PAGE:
The matchups are going to be interesting in this series. The Silver Stars often try to hide Hammon on weaker offensive players, but that’s difficult against LA because Milton-Jones is the natural choice – and she’s so much bigger than Hammon. That either means that you leave Hammon on Beard or Toliver, both of whom will go at her or shoot over her, or you risk Hammon on Milton-Jones and hope that DMJ isn’t in the mood to post up. We’ll probably see San Antonio head coach Dan Hughes try a variety of options, and they’ll undoubtedly try to pressure and trap Toliver to frustrate her into losing her composure and coughing up turnovers, but it’s still going to be tough for the Silver Stars.
San Antonio have a similar problem in the paint, where there isn’t a natural option to guard an invested and active Candace Parker. Young’s quick enough, but a little small; Jayne Appel’s not someone you want chasing Parker out to the perimeter where she starts a lot of possessions; and Danielle Adams would fight Parker inside but have problems with footspeed. They’ll end up using a varied combination, and send plenty of help when necessary, but that creates problems of its own. Help comes over, usually from the other post, and when the shot goes up someone’s wide open to grab the offensive rebound. It’s part of the reason why San Antonio continue to struggle on the glass in a lot of games, despite Young’s rededication to rebounding.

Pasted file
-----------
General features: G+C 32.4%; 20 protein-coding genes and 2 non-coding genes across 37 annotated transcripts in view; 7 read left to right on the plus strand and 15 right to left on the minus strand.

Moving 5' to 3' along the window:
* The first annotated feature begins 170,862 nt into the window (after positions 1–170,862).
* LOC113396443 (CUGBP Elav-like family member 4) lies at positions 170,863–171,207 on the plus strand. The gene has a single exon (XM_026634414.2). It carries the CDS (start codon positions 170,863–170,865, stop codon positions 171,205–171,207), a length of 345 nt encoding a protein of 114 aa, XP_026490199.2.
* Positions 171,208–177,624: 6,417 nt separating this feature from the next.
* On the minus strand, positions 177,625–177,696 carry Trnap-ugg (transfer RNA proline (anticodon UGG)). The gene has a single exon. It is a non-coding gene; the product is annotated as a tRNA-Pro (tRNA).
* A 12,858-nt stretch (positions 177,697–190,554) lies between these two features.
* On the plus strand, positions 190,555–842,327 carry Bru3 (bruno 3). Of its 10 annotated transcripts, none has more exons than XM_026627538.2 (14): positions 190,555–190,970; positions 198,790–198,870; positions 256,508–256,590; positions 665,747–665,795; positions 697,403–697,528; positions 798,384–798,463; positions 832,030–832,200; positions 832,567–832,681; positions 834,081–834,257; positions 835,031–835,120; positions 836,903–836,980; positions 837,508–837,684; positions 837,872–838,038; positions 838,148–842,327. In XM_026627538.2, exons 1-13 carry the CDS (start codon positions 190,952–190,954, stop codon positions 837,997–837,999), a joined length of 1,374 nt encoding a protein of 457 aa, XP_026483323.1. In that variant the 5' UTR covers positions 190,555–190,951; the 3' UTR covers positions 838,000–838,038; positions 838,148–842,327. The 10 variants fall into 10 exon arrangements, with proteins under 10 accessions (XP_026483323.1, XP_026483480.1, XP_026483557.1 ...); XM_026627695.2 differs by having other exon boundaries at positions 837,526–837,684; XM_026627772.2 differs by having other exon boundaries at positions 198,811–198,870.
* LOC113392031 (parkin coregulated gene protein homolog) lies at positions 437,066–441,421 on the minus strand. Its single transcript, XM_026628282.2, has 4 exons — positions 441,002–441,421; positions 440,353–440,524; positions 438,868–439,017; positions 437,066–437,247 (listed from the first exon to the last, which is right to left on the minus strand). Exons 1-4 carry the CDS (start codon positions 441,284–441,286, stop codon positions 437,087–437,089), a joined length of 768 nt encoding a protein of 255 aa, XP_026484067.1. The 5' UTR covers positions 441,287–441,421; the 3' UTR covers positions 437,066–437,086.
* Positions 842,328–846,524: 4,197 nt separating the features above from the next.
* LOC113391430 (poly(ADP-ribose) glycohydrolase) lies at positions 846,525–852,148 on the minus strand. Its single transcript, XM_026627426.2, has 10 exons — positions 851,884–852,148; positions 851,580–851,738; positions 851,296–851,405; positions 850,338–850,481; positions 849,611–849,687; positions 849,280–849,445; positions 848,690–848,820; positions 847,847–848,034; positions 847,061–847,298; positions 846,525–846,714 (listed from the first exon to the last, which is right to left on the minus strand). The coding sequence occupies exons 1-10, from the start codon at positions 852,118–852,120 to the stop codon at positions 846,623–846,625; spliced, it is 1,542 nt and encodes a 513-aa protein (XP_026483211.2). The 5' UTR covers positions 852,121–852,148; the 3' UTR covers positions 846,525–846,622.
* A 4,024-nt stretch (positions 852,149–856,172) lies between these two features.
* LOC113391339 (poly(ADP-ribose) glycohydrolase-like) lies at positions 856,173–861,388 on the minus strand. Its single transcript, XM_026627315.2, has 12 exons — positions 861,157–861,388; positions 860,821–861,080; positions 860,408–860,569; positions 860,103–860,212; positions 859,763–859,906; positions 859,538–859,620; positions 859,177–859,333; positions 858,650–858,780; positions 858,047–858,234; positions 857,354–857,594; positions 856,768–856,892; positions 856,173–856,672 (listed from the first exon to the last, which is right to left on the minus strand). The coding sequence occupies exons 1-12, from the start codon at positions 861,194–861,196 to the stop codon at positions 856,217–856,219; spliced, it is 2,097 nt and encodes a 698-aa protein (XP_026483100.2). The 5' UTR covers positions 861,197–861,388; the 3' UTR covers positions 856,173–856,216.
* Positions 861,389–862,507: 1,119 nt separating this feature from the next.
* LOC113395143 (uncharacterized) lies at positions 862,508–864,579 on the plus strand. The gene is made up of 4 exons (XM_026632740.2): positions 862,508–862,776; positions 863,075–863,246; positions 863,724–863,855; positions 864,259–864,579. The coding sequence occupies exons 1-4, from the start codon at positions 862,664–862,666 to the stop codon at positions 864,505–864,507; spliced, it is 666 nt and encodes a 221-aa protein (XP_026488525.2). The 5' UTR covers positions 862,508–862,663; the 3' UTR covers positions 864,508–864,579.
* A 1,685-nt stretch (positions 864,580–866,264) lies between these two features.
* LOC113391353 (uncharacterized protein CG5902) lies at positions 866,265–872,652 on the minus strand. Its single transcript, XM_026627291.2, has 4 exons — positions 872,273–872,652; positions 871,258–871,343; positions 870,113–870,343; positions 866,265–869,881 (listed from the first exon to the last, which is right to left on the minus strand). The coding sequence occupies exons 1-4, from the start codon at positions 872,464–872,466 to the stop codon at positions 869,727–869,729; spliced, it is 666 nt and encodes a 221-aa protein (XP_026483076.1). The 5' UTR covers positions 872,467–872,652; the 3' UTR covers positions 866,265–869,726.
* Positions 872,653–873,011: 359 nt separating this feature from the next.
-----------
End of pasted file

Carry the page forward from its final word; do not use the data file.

San Antonio do have an advantage in depth, which could prove important. They have Adams, Perkins and Shenise Johnson coming off the bench, often giving a shot in the arm to their scoring and aggression offensively. It also gives Hughes options and alternatives when one or two of his starters aren’t working out. LA’s Carol Ross doesn’t have quite the same luxury. Aussie wing Jenna O’Hea has been a welcome addition since the Olympics, and she does a nice job as a complementary role player who can make the right pass and knock down the open shot. Then they’ll get a few minutes from post Jantel Lavender and wing Marissa Coleman, but neither has proven reliable through this season. LA will be depending on their starting five to carry them through the playoffs. That’s worked for plenty of teams before, but it does mean that the key players have to perform.
Key area to watch: Points in the paint